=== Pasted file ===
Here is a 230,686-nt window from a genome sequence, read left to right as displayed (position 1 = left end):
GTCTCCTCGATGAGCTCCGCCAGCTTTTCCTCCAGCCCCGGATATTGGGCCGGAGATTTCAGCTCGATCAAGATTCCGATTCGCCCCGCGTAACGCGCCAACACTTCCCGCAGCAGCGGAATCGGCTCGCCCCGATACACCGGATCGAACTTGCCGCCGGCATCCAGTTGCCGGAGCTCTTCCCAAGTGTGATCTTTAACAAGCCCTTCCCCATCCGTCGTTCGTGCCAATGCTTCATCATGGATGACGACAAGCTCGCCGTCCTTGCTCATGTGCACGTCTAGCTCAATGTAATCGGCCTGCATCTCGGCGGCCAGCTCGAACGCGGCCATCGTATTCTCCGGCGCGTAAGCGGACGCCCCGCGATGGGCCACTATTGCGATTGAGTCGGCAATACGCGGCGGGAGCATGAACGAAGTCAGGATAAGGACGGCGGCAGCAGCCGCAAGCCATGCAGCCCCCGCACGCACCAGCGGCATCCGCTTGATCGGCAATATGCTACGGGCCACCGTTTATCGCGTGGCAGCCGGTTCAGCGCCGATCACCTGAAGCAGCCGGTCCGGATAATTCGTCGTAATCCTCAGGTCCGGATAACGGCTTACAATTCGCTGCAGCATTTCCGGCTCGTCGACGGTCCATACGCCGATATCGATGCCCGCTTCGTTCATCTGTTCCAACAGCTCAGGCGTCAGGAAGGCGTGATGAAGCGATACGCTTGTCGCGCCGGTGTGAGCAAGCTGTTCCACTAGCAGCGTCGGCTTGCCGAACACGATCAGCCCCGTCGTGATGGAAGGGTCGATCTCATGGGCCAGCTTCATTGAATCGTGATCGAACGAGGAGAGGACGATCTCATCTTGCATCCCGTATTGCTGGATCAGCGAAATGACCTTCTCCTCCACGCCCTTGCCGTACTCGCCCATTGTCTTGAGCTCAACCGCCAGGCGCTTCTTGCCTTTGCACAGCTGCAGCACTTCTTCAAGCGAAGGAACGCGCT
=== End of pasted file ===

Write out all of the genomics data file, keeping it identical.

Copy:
Here is a 230,686-nt window from a genome sequence, read left to right as displayed (position 1 = left end):
GTCTCCTCGATGAGCTCCGCCAGCTTTTCCTCCAGCCCCGGATATTGGGCCGGAGATTTCAGCTCGATCAAGATTCCGATTCGCCCCGCGTAACGCGCCAACACTTCCCGCAGCAGCGGAATCGGCTCGCCCCGATACACCGGATCGAACTTGCCGCCGGCATCCAGTTGCCGGAGCTCTTCCCAAGTGTGATCTTTAACAAGCCCTTCCCCATCCGTCGTTCGTGCCAATGCTTCATCATGGATGACGACAAGCTCGCCGTCCTTGCTCATGTGCACGTCTAGCTCAATGTAATCGGCCTGCATCTCGGCGGCCAGCTCGAACGCGGCCATCGTATTCTCCGGCGCGTAAGCGGACGCCCCGCGATGGGCCACTATTGCGATTGAGTCGGCAATACGCGGCGGGAGCATGAACGAAGTCAGGATAAGGACGGCGGCAGCAGCCGCAAGCCATGCAGCCCCCGCACGCACCAGCGGCATCCGCTTGATCGGCAATATGCTACGGGCCACCGTTTATCGCGTGGCAGCCGGTTCAGCGCCGATCACCTGAAGCAGCCGGTCCGGATAATTCGTCGTAATCCTCAGGTCCGGATAACGGCTTACAATTCGCTGCAGCATTTCCGGCTCGTCGACGGTCCATACGCCGATATCGATGCCCGCTTCGTTCATCTGTTCCAACAGCTCAGGCGTCAGGAAGGCGTGATGAAGCGATACGCTTGTCGCGCCGGTGTGAGCAAGCTGTTCCACTAGCAGCGTCGGCTTGCCGAACACGATCAGCCCCGTCGTGATGGAAGGGTCGATCTCATGGGCCAGCTTCATTGAATCGTGATCGAACGAGGAGAGGACGATCTCATCTTGCATCCCGTATTGCTGGATCAGCGAAATGACCTTCTCCTCCACGCCCTTGCCGTACTCGCCCATTGTCTTGAGCTCAACCGCCAGGCGCTTCTTGCCTTTGCACAGCTGCAGCACTTCTTCAAGCGAAGGAACGCGCT